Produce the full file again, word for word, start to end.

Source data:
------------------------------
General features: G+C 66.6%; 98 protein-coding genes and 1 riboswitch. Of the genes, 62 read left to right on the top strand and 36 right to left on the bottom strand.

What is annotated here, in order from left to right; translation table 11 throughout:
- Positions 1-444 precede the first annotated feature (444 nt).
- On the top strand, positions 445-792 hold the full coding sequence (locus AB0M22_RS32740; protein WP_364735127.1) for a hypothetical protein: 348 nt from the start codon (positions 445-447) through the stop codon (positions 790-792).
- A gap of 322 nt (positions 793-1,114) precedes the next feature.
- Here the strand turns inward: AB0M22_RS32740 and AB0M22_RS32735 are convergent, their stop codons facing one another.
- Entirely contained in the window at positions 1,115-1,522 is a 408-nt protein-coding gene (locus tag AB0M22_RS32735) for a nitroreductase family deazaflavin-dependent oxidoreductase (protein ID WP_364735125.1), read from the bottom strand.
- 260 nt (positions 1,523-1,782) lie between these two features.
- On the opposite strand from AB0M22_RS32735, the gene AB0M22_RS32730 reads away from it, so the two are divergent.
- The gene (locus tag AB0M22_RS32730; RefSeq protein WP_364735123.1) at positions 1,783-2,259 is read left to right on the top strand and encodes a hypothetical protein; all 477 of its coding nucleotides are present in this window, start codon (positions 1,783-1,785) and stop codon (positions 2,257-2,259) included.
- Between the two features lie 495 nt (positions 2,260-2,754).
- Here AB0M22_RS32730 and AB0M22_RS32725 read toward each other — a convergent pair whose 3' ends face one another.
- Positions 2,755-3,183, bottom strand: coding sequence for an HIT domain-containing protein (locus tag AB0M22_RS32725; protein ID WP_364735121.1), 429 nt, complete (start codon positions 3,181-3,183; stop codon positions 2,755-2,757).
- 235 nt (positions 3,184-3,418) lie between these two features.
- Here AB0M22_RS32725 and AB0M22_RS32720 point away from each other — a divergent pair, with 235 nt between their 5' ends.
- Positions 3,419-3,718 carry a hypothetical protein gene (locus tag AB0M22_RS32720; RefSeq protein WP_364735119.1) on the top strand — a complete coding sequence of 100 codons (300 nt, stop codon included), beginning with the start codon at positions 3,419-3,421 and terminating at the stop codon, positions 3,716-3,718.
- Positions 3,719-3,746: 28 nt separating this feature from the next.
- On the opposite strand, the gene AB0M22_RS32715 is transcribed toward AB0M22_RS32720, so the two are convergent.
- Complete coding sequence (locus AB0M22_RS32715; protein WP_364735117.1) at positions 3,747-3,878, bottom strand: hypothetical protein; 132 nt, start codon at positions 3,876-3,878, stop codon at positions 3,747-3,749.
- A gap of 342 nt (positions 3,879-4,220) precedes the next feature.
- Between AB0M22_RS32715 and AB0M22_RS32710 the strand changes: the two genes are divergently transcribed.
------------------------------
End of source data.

General features: G+C 66.6%; 98 protein-coding genes and 1 riboswitch. Of the genes, 62 read left to right on the top strand and 36 right to left on the bottom strand.

What is annotated here, in order from left to right; translation table 11 throughout:
- Positions 1-444 precede the first annotated feature (444 nt).
- On the top strand, positions 445-792 hold the full coding sequence (locus AB0M22_RS32740; protein WP_364735127.1) for a hypothetical protein: 348 nt from the start codon (positions 445-447) through the stop codon (positions 790-792).
- A gap of 322 nt (positions 793-1,114) precedes the next feature.
- Here the strand turns inward: AB0M22_RS32740 and AB0M22_RS32735 are convergent, their stop codons facing one another.
- Entirely contained in the window at positions 1,115-1,522 is a 408-nt protein-coding gene (locus tag AB0M22_RS32735) for a nitroreductase family deazaflavin-dependent oxidoreductase (protein ID WP_364735125.1), read from the bottom strand.
- 260 nt (positions 1,523-1,782) lie between these two features.
- On the opposite strand from AB0M22_RS32735, the gene AB0M22_RS32730 reads away from it, so the two are divergent.
- The gene (locus tag AB0M22_RS32730; RefSeq protein WP_364735123.1) at positions 1,783-2,259 is read left to right on the top strand and encodes a hypothetical protein; all 477 of its coding nucleotides are present in this window, start codon (positions 1,783-1,785) and stop codon (positions 2,257-2,259) included.
- Between the two features lie 495 nt (positions 2,260-2,754).
- Here AB0M22_RS32730 and AB0M22_RS32725 read toward each other — a convergent pair whose 3' ends face one another.
- Positions 2,755-3,183, bottom strand: coding sequence for an HIT domain-containing protein (locus tag AB0M22_RS32725; protein ID WP_364735121.1), 429 nt, complete (start codon positions 3,181-3,183; stop codon positions 2,755-2,757).
- 235 nt (positions 3,184-3,418) lie between these two features.
- Here AB0M22_RS32725 and AB0M22_RS32720 point away from each other — a divergent pair, with 235 nt between their 5' ends.
- Positions 3,419-3,718 carry a hypothetical protein gene (locus tag AB0M22_RS32720; RefSeq protein WP_364735119.1) on the top strand — a complete coding sequence of 100 codons (300 nt, stop codon included), beginning with the start codon at positions 3,419-3,421 and terminating at the stop codon, positions 3,716-3,718.
- Positions 3,719-3,746: 28 nt separating this feature from the next.
- On the opposite strand, the gene AB0M22_RS32715 is transcribed toward AB0M22_RS32720, so the two are convergent.
- Complete coding sequence (locus AB0M22_RS32715; protein WP_364735117.1) at positions 3,747-3,878, bottom strand: hypothetical protein; 132 nt, start codon at positions 3,876-3,878, stop codon at positions 3,747-3,749.
- A gap of 342 nt (positions 3,879-4,220) precedes the next feature.
- Between AB0M22_RS32715 and AB0M22_RS32710 the strand changes: the two genes are divergently transcribed.